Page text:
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State of Hawaii v. Aliikea Basham

October 26, 2012

STATE OF HAWAII, PLAINTIFF-APPELLEE,
v.
ALIIKEA BASHAM, AKA ALIIKEA I. BASHAM, DEFENDANT-APPELLANT,
AND
MICHAEL BASHAM, DEFENDANT



APPEAL FROM THE CIRCUIT COURT OF THE FIRST CIRCUIT (CR. NO. 10-1-0663)

NOT FOR PUBLICATION IN WEST'S HAWAII REPORTS AND PACIFIC REPORTER

SUMMARY DISPOSITION ORDER

(By: Fujise, Presiding Judge, Leonard and Ginoza, JJ.)

Defendant-Appellant Aliikea Basham (Basham) appeals from the September 19, 2011 Judgment of Conviction and Sentence entered by the Circuit Court of the First Circuit (Circuit Court), *fn1 following a jury trial wherein Basham was found guilty of the charge of Assault in the First Degree, in violation of Hawaii Revised Statutes (HRS) § 707-710 (1993).*fn2

NOT FOR PUBLICATION IN WEST'S HAWAII REPORTS AND PACIFIC REPORTER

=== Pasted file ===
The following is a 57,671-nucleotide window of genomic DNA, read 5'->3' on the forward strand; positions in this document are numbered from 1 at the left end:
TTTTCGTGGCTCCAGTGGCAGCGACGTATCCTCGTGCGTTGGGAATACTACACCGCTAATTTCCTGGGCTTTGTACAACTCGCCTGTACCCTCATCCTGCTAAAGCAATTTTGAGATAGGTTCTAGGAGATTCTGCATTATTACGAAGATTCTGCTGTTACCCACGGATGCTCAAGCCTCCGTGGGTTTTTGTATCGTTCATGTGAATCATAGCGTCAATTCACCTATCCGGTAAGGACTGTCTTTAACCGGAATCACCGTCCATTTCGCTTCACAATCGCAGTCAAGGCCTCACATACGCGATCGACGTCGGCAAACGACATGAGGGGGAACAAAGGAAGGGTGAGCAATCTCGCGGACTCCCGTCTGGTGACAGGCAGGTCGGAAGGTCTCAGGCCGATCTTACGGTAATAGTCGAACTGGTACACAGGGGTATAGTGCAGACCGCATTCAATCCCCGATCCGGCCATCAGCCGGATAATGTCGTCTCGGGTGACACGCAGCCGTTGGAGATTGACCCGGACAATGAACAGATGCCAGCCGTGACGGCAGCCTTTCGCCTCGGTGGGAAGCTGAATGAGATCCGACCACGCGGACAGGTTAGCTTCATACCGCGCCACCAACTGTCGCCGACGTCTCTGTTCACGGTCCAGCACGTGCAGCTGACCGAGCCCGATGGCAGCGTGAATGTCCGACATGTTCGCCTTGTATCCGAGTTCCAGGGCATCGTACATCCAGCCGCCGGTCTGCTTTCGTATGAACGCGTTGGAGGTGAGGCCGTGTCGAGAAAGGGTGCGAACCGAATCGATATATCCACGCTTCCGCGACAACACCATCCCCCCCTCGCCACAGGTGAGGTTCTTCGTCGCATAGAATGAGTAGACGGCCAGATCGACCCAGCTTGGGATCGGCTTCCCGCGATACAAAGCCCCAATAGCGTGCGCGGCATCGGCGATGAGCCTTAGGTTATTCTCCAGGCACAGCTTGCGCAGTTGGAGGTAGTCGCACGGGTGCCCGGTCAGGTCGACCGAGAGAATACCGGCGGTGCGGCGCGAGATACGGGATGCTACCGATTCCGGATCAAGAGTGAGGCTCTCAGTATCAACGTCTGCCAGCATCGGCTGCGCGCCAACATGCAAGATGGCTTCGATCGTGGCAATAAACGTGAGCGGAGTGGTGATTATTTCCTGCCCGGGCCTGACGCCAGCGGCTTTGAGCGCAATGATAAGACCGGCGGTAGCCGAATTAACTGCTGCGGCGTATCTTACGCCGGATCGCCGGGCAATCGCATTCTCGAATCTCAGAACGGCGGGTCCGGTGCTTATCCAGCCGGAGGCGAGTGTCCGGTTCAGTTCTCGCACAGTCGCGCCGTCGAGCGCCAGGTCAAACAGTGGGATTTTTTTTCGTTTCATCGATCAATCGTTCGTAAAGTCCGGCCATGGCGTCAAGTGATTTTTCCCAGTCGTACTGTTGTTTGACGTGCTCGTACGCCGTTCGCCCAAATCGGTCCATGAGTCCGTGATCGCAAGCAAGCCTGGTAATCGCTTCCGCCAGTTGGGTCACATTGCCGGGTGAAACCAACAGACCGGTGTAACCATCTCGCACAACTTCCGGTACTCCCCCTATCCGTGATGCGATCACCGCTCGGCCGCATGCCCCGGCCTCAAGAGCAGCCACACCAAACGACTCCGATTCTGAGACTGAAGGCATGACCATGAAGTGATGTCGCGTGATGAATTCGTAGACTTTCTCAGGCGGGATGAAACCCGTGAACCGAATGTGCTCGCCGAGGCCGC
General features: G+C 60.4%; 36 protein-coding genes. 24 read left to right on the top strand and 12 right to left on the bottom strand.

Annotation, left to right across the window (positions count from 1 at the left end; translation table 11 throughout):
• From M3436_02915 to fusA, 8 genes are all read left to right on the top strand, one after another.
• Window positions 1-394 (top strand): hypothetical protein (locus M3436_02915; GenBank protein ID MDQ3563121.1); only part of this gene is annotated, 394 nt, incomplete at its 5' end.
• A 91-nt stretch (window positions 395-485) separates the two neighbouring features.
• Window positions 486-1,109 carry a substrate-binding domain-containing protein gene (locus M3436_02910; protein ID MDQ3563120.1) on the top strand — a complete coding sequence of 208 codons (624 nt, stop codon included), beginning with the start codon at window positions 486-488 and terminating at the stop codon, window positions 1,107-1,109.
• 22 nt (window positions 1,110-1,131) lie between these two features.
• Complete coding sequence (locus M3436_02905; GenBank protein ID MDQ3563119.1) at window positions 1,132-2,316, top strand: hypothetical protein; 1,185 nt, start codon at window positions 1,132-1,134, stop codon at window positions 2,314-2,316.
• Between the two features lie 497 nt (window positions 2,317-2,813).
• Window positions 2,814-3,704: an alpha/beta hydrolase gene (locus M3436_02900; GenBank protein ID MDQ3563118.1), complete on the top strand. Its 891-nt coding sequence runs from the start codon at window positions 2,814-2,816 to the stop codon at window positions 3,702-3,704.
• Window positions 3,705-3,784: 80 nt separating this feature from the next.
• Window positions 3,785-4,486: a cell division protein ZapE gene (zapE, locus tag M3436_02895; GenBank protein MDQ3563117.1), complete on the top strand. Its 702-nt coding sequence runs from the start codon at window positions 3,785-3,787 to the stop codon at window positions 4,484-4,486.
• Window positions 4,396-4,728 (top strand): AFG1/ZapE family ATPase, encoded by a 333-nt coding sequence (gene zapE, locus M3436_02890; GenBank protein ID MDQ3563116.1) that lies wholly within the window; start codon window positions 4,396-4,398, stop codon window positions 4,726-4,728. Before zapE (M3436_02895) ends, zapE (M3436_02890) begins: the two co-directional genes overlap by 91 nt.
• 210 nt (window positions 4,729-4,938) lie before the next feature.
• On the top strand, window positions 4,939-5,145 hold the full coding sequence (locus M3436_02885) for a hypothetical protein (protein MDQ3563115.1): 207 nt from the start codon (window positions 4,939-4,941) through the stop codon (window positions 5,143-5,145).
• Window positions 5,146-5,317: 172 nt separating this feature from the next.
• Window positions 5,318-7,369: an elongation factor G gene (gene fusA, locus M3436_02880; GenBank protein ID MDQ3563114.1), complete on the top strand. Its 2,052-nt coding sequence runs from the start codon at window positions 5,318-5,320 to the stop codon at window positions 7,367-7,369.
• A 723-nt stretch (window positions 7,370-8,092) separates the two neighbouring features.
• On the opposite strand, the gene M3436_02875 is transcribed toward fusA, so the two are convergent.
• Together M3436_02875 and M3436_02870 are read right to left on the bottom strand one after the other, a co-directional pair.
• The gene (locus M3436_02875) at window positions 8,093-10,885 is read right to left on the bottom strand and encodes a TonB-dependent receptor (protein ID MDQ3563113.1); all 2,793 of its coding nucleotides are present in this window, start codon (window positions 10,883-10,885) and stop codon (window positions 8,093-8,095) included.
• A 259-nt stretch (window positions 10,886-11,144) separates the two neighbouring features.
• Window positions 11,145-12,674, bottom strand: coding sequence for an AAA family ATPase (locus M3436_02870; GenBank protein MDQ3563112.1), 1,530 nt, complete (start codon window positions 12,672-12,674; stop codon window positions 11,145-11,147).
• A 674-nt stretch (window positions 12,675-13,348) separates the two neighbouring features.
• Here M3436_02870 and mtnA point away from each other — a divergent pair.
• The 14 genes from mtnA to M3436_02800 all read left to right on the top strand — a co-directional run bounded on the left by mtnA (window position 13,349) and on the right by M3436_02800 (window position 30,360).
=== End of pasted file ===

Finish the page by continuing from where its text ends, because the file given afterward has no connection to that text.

Basham contends, in four points of error, that the Circuit Court erred when it denied his motion for a mistrial due to prosecutorial misconduct based on:

1. the prosecutor's reference in rebuttal closing argument to facts not in evidence;

2. the prosecutor's statement during rebuttal closing argument that Basham reviewed a witness's initial written statement prior to Basham's own testimony;

3. in closing argument, the prosecutor's misstatement of the law related to accomplice liability; and, for these reasons,

4. the Circuit Court erred when it denied Basham's motion for mistrial based upon these acts of prosecutorial misconduct.

Upon careful review of the record and the briefs submitted by the parties and having given due consideration to the arguments advanced and the issues raised by the parties, we resolve Basham's points of error as follows:

[W]henever a defendant alleges prosecutorial misconduct, [the appellate court] must decide: (1) whether the conduct was improper; (2) if the conduct was improper, whether the misconduct was harmless beyond a reasonable doubt; and (3) if the misconduct was not harmless, whether the misconduct was so egregious as to bar reprosecution.

State v. Maluia, 107 Hawaii 20, 26, 108 P.3d 974, 980 (2005).

The harmless beyond a reasonable doubt standard "requires an examination of the record and a determination of whether there is a reasonable possibility that the error complained of might have contributed to the conviction." ...


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